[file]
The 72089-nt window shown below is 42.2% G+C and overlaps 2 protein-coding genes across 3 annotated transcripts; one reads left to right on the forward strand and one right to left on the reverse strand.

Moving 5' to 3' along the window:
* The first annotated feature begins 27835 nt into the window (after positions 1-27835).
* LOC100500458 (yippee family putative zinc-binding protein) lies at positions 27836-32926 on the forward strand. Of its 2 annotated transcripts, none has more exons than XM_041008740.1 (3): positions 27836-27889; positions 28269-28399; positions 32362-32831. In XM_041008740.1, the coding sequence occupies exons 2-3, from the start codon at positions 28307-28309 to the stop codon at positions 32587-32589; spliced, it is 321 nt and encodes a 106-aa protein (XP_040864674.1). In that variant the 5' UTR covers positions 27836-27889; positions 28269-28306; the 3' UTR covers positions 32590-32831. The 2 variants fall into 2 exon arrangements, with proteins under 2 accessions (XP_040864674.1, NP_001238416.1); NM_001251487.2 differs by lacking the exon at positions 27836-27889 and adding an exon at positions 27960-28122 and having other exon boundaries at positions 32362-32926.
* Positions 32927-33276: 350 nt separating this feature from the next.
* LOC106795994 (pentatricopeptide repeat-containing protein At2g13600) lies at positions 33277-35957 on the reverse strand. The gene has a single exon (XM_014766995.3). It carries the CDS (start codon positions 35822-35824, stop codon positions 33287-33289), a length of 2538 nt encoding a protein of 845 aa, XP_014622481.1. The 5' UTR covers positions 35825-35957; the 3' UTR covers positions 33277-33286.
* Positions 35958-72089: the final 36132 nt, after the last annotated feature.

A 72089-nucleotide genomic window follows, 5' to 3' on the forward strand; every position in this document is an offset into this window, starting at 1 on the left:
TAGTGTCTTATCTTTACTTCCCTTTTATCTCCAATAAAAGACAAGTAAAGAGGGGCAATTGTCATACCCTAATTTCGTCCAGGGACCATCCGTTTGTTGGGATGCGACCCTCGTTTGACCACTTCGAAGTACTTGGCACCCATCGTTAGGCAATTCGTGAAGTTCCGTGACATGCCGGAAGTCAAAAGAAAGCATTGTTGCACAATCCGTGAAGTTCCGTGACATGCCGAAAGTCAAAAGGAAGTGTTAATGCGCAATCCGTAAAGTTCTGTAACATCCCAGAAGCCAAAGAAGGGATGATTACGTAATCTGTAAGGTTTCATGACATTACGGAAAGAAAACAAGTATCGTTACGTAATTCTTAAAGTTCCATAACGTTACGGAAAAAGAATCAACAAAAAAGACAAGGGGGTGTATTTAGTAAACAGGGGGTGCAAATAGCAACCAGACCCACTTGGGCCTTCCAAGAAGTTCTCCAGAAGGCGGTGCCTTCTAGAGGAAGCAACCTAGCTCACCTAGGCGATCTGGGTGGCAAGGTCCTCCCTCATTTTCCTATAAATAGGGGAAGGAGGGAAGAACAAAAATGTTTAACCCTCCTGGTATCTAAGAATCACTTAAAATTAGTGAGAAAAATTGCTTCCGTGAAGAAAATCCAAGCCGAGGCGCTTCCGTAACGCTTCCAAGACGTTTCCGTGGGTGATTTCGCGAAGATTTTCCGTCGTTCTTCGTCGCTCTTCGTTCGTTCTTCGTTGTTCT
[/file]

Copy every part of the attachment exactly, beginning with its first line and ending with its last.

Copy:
The 72089-nt window shown below is 42.2% G+C and overlaps 2 protein-coding genes across 3 annotated transcripts; one reads left to right on the forward strand and one right to left on the reverse strand.

Moving 5' to 3' along the window:
* The first annotated feature begins 27835 nt into the window (after positions 1-27835).
* LOC100500458 (yippee family putative zinc-binding protein) lies at positions 27836-32926 on the forward strand. Of its 2 annotated transcripts, none has more exons than XM_041008740.1 (3): positions 27836-27889; positions 28269-28399; positions 32362-32831. In XM_041008740.1, the coding sequence occupies exons 2-3, from the start codon at positions 28307-28309 to the stop codon at positions 32587-32589; spliced, it is 321 nt and encodes a 106-aa protein (XP_040864674.1). In that variant the 5' UTR covers positions 27836-27889; positions 28269-28306; the 3' UTR covers positions 32590-32831. The 2 variants fall into 2 exon arrangements, with proteins under 2 accessions (XP_040864674.1, NP_001238416.1); NM_001251487.2 differs by lacking the exon at positions 27836-27889 and adding an exon at positions 27960-28122 and having other exon boundaries at positions 32362-32926.
* Positions 32927-33276: 350 nt separating this feature from the next.
* LOC106795994 (pentatricopeptide repeat-containing protein At2g13600) lies at positions 33277-35957 on the reverse strand. The gene has a single exon (XM_014766995.3). It carries the CDS (start codon positions 35822-35824, stop codon positions 33287-33289), a length of 2538 nt encoding a protein of 845 aa, XP_014622481.1. The 5' UTR covers positions 35825-35957; the 3' UTR covers positions 33277-33286.
* Positions 35958-72089: the final 36132 nt, after the last annotated feature.

A 72089-nucleotide genomic window follows, 5' to 3' on the forward strand; every position in this document is an offset into this window, starting at 1 on the left:
TAGTGTCTTATCTTTACTTCCCTTTTATCTCCAATAAAAGACAAGTAAAGAGGGGCAATTGTCATACCCTAATTTCGTCCAGGGACCATCCGTTTGTTGGGATGCGACCCTCGTTTGACCACTTCGAAGTACTTGGCACCCATCGTTAGGCAATTCGTGAAGTTCCGTGACATGCCGGAAGTCAAAAGAAAGCATTGTTGCACAATCCGTGAAGTTCCGTGACATGCCGAAAGTCAAAAGGAAGTGTTAATGCGCAATCCGTAAAGTTCTGTAACATCCCAGAAGCCAAAGAAGGGATGATTACGTAATCTGTAAGGTTTCATGACATTACGGAAAGAAAACAAGTATCGTTACGTAATTCTTAAAGTTCCATAACGTTACGGAAAAAGAATCAACAAAAAAGACAAGGGGGTGTATTTAGTAAACAGGGGGTGCAAATAGCAACCAGACCCACTTGGGCCTTCCAAGAAGTTCTCCAGAAGGCGGTGCCTTCTAGAGGAAGCAACCTAGCTCACCTAGGCGATCTGGGTGGCAAGGTCCTCCCTCATTTTCCTATAAATAGGGGAAGGAGGGAAGAACAAAAATGTTTAACCCTCCTGGTATCTAAGAATCACTTAAAATTAGTGAGAAAAATTGCTTCCGTGAAGAAAATCCAAGCCGAGGCGCTTCCGTAACGCTTCCAAGACGTTTCCGTGGGTGATTTCGCGAAGATTTTCCGTCGTTCTTCGTCGCTCTTCGTTCGTTCTTCGTTGTTCT